Values advance on stimulus rumour
GLOBAL STOCKS rallied, ending the longest slump since November, as JPMorgan surged after reporting earnings, and speculation grew that China and Europe will boost stimulus efforts.
The euro rebounded from a two-year low after Italy’s borrowing costs fell at an auction, despite a two-notch downgrade by Moody’s earlier in the day.
Analysts predicted the European Central Bank will ease monetary policy further in an ongoing effort to drive recovery.
China’s growth slowed for a sixth quarter to the weakest pace since the global financial crisis began, putting pressure on Premier Wen Jiabao to boost stimulus to secure a second-half economic rebound. China’s gross domestic product expanded 7.6 per cent last quarter, compared with an 8.1 per cent gain in the previous period.
JPMorgan climbed 5.5 per cent to lead gains in the Dow Jones Industrial Average as chief executive Jamie Dimon said the bank remains on course to post record earnings this year despite reporting a $4.4 billion trading loss from its chief investment office in the second quarter.
THE ISEQ index closed up almost 28 points, or 0.9 per cent, at 3,183.97, likely buoyed by the broader equity markets.
Traders noted that the market was in “kind of a summer trading pattern”. One trader described yesterday’s activity as “the best volume we’ve seen all week”, but noted that “by normal standards” it was still very weak.
Drinks manufacturer C&C was up 2.5 per cent to close at €3.38. A market source put this down to the fact that it had been oversold in the past few days due to continuing bad weather.
“There’s been a lot of talk of late that Carlsberg are rolling out a new cider product in the US but the view is that their increase in marketing will help the whole cider brand and will help Magners,” said another market observer.
“C&C had been beaten up a bit earlier in the week so yesterday’s lift was a bit of a natural correction,” he added.
CRH was off by a quarter of a per cent by the end of the day, closing at €1.04, but volumes were weak in Ireland and the UK. Bank of Ireland closed at €0.09, up 3.4 per cent, while Independent News Media was up 6 per cent at €0.24.
UK STOCKS climbed, led by a rebound in mining companies, after Chinese economic data heightened speculation authorities will roll out additional measures to support growth.
The FTSE-100 index closed up 57.88, or just over 1 per cent, at 5666.13.
A gauge of mining companies climbed 2.9 per cent, advancing for the first time in three days as copper led base metals higher on the London Metal Exchange.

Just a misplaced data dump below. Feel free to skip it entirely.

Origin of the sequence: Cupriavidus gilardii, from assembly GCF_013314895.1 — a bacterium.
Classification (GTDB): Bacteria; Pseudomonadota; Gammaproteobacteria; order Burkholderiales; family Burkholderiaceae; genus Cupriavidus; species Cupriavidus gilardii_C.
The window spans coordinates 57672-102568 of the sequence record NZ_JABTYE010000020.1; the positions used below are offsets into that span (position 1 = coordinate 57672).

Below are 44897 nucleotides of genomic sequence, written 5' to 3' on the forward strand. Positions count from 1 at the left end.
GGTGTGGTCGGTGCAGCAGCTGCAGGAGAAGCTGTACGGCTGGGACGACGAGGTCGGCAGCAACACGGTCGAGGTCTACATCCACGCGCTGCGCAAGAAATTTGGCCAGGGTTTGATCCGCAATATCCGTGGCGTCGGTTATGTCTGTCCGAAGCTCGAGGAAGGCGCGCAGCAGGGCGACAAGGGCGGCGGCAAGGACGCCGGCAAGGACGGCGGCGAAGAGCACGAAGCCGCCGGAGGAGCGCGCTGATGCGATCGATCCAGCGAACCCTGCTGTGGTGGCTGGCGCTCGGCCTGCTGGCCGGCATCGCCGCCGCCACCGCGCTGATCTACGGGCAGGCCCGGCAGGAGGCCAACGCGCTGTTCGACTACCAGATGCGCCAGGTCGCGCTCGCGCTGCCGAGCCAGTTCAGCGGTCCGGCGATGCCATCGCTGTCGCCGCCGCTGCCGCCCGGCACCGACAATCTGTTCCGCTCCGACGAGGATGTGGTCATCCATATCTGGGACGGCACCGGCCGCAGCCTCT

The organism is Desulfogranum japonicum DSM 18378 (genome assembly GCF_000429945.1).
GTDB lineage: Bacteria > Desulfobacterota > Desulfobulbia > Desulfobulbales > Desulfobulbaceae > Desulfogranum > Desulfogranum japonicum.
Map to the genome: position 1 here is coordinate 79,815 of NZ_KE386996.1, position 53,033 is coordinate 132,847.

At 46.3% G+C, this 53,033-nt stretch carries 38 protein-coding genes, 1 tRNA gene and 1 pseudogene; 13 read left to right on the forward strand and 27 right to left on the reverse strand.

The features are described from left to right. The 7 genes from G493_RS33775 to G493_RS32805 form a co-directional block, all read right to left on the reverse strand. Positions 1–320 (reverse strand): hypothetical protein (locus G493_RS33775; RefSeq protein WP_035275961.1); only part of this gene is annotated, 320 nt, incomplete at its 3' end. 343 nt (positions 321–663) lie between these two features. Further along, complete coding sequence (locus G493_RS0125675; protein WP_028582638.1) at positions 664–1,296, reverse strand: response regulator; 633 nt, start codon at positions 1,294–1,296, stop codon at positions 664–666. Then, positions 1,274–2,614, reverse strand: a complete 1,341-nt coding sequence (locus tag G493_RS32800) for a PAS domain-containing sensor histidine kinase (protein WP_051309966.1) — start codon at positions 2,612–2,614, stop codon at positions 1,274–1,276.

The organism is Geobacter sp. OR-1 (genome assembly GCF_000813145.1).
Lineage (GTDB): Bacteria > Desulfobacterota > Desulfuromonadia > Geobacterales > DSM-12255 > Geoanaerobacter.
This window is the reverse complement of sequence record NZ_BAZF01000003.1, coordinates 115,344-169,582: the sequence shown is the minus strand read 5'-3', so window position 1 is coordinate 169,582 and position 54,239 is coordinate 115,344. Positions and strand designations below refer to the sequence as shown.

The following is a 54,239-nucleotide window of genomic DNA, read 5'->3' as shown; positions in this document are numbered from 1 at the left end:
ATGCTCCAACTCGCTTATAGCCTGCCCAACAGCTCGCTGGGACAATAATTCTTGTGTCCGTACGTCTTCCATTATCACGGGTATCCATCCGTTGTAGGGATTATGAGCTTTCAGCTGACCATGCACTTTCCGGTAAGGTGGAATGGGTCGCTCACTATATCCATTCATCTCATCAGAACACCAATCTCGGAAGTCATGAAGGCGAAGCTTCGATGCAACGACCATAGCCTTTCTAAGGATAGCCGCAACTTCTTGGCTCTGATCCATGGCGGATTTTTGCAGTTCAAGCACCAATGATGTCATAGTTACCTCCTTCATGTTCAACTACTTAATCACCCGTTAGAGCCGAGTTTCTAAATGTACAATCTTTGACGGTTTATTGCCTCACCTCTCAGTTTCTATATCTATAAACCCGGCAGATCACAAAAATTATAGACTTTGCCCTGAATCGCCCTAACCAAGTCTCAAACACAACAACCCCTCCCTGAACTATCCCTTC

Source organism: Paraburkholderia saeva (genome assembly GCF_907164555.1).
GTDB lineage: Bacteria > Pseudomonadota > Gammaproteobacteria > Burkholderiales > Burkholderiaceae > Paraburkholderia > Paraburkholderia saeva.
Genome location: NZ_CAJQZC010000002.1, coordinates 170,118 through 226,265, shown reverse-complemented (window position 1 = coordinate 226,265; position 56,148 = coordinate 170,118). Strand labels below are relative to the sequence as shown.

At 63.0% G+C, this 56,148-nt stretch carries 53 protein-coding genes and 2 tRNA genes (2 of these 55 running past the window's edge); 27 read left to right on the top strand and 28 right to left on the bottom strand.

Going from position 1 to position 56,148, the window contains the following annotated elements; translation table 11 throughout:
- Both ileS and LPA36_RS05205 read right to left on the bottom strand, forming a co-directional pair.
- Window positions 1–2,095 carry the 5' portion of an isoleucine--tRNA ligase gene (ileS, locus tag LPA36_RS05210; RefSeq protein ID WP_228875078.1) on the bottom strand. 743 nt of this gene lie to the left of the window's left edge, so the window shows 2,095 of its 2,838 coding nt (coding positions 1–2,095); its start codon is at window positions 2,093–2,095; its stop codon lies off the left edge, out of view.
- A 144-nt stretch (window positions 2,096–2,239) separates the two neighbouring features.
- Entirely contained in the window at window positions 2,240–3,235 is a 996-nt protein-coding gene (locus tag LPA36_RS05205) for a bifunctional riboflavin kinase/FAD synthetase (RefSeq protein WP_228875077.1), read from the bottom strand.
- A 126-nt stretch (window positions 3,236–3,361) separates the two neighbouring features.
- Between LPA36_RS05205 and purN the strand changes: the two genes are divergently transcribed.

Kazakhmys jumped 6.1 per cent, Vedanta Resources added 3.5 per cent, BHP Billiton rose 3.1 per cent and Antofagasta rose 3 per cent.
ITV climbed 3.7 per cent amid speculation the broadcaster may become a takeover target after Japan’s Dentsu agreed to buy Aegis Group for £3.16 billion on Thursday.
Alex de Groote, an analyst at Panmure Gordon and Co. in London said the Aegis takeover offer was probably driving ITV’s shares yesterday.
EUROPEAN STOCKS climbed for a sixth straight week, the longest winning streak in more than two years, on speculation of additional stimulus measures.
The Stoxx Europe 600 Index climbed 0.7 per cent to 256.26 this week, for the longest stretch of gains since April 2010.
The measure has rallied 9.6 per cent from this year’s low point on June 4th as the European Central Bank and People’s Bank of China cut their benchmark interest rates and euro-area leaders eased repayment rules for Spanish banks and relaxed conditions for possible support to Italy.
Aegis Group soared 45 per cent for the biggest advance in 19 years after Dentsu agreed to buy the advertising company.
Temenos Group AG sank 26 per cent as the Swiss maker of banking software cut its sale forecast and chief executive Guy Dubois quit.
STOCKS RALLIED yesterday, snapping the longest losing streak since May for the SP 500 Index, on the same speculation that China will boost stimulus measures.
JPMorgan surged 5.9 per cent to lead gains in the Dow Jones Industrial Average after Mr Dimon said the bank will still likely post record earnings this year even after reporting the $4.4 billion trading loss from its chief investment office in London during the second quarter.
Wells Fargo climbed 3.3 per cent after reporting a 17 percent rise in profit.
Phillips 66 rallied 4.5 per cent after Warren Buffett said Berkshire Hathaway has invested in the refiner. – Additional reporting: Bloomberg